Skip to content

Governor signs bill expanding historic preservation tax credit program

PEORIA — Gov. Bruce Rauner on Thursday signed SB 3527, a bipartisan bill improving and expanding the River Edge Redevelopment Zone Historic Tax Credit.

illinoisealRauner, calling it a successful economic development incentive, says the credit will now be available to communities statewide.

“This legislation opens up millions of dollars in economic incentives in the form of tax credits for historic preservation projects throughout Illinois,” Rauner said after signing the bill at the Peoria Riverfront Museum Plaza. “It is imperative that we add jobs and fuel economic development. This bill will help Illinois achieve those goals while also preserving our past and making our state even more beautiful to visit.”

Established in 2012, the RERZ originally was a five-year pilot program allowing a 25 percent state income tax credit for qualifying projects in blighted, historic riverfront areas in Peoria, Rockford, Elgin, East St. Louis and Aurora.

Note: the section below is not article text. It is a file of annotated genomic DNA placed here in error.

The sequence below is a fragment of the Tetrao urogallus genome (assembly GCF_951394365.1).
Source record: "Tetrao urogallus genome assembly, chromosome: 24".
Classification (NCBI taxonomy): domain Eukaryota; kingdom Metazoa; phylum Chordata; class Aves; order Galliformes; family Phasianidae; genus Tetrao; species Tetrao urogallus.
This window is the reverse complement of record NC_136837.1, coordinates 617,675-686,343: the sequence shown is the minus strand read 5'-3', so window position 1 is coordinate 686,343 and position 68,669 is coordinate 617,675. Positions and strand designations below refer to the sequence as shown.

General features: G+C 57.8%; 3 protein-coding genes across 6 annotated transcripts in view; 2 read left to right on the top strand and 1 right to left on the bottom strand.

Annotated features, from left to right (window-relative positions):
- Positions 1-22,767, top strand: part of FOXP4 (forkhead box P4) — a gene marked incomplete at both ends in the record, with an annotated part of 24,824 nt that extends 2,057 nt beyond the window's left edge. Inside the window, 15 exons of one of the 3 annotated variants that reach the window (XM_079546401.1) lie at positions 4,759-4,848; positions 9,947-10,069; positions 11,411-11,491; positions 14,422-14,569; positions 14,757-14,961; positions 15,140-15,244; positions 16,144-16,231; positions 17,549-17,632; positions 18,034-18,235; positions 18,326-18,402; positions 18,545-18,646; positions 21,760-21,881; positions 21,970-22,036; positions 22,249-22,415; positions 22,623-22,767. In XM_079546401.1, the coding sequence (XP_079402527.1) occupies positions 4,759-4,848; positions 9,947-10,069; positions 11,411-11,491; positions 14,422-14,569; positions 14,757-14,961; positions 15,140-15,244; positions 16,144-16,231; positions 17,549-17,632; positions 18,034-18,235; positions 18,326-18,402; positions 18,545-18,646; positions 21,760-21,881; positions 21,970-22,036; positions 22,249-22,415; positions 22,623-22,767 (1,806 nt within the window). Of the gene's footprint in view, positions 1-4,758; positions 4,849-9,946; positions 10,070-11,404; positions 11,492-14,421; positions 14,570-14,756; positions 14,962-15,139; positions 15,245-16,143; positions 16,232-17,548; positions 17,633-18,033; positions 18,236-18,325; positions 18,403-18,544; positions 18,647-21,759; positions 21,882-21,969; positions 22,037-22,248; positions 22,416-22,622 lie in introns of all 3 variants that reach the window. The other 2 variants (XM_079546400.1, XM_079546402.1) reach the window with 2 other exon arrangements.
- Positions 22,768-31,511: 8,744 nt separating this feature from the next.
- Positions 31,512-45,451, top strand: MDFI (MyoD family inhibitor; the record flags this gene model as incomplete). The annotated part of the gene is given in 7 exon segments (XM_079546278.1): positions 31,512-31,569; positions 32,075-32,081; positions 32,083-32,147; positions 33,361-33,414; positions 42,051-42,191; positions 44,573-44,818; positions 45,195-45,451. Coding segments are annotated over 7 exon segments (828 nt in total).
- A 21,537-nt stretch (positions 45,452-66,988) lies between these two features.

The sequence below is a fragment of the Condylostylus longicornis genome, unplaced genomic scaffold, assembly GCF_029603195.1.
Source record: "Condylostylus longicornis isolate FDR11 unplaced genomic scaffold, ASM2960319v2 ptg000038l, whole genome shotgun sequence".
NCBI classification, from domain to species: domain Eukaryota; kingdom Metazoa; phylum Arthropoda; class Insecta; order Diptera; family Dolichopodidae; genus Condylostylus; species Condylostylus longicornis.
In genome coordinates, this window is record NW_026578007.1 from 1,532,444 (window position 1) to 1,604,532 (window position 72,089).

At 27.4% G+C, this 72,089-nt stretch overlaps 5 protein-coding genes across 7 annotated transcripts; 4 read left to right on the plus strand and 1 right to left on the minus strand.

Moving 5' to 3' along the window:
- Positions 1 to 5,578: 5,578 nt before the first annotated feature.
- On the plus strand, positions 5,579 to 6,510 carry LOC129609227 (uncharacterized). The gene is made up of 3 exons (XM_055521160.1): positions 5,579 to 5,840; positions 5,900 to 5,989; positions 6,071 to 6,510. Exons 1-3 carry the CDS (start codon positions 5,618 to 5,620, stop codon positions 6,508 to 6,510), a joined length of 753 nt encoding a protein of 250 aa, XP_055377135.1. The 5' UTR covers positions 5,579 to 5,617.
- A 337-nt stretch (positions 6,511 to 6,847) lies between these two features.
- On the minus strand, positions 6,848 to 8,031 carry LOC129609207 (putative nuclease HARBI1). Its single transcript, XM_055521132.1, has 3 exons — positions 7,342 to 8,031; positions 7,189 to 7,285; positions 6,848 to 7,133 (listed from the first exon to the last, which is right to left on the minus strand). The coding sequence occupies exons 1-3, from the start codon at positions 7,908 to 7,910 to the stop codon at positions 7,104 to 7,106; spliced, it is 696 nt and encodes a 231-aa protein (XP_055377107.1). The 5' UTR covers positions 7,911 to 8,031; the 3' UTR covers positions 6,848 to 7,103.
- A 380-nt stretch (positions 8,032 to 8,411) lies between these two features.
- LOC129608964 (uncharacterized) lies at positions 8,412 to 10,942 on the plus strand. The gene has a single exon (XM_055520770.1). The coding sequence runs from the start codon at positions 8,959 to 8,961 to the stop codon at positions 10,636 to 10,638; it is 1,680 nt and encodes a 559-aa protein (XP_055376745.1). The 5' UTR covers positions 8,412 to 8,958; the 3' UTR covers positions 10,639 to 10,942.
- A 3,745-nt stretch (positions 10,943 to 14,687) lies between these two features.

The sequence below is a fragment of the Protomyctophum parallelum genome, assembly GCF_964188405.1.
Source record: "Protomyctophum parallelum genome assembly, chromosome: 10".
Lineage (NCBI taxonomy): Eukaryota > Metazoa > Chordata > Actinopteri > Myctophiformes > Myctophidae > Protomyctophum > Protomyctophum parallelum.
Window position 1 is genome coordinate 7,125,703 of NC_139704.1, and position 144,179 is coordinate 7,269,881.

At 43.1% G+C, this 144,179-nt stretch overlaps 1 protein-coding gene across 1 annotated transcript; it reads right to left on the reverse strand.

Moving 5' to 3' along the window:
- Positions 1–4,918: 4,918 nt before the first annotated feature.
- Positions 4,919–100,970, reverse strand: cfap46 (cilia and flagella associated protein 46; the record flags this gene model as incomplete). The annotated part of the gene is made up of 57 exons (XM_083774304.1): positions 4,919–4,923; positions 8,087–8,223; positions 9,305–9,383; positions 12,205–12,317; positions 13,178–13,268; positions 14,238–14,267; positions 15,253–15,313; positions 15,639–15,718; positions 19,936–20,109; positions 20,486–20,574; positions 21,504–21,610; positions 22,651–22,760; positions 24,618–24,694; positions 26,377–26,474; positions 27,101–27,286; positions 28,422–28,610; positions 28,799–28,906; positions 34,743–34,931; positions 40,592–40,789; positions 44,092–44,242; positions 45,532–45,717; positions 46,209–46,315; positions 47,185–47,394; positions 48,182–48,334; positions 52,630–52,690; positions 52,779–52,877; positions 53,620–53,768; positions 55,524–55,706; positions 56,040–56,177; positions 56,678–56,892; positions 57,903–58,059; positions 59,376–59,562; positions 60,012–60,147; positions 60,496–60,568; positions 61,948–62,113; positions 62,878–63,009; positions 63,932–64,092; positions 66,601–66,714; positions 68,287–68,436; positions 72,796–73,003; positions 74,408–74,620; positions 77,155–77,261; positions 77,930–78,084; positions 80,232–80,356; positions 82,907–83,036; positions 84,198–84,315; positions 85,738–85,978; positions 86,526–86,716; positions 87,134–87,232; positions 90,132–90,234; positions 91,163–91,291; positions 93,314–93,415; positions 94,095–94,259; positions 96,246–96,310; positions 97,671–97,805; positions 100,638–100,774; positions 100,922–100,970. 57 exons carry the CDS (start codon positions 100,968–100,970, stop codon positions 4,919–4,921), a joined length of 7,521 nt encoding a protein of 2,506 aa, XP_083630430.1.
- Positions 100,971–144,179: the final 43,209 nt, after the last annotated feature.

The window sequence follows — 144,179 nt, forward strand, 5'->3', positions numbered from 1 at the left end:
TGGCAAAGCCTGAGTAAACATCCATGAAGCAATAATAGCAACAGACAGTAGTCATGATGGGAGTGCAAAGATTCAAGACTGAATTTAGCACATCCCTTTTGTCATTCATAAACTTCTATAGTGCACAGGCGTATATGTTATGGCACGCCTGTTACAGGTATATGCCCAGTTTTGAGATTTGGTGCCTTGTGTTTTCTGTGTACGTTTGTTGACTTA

SB 3527, which passed both Houses in May, expands availability of the historic tax credits to similar projects across the state. It also adds a new Illinois Historic Preservation Tax Credit with $15 million in credits to be administered by the Historic Preservation Division of the Illinois Department of Natural Resources each year between January 2019 and December 2023.

Legislators joined business officials and leaders from Landmarks Illinois and the American Institute of Architects-Illinois in applauding the bill action, which they said will not only revitalize historic structures that are falling into disrepair, but also will spur job growth and boost tourism.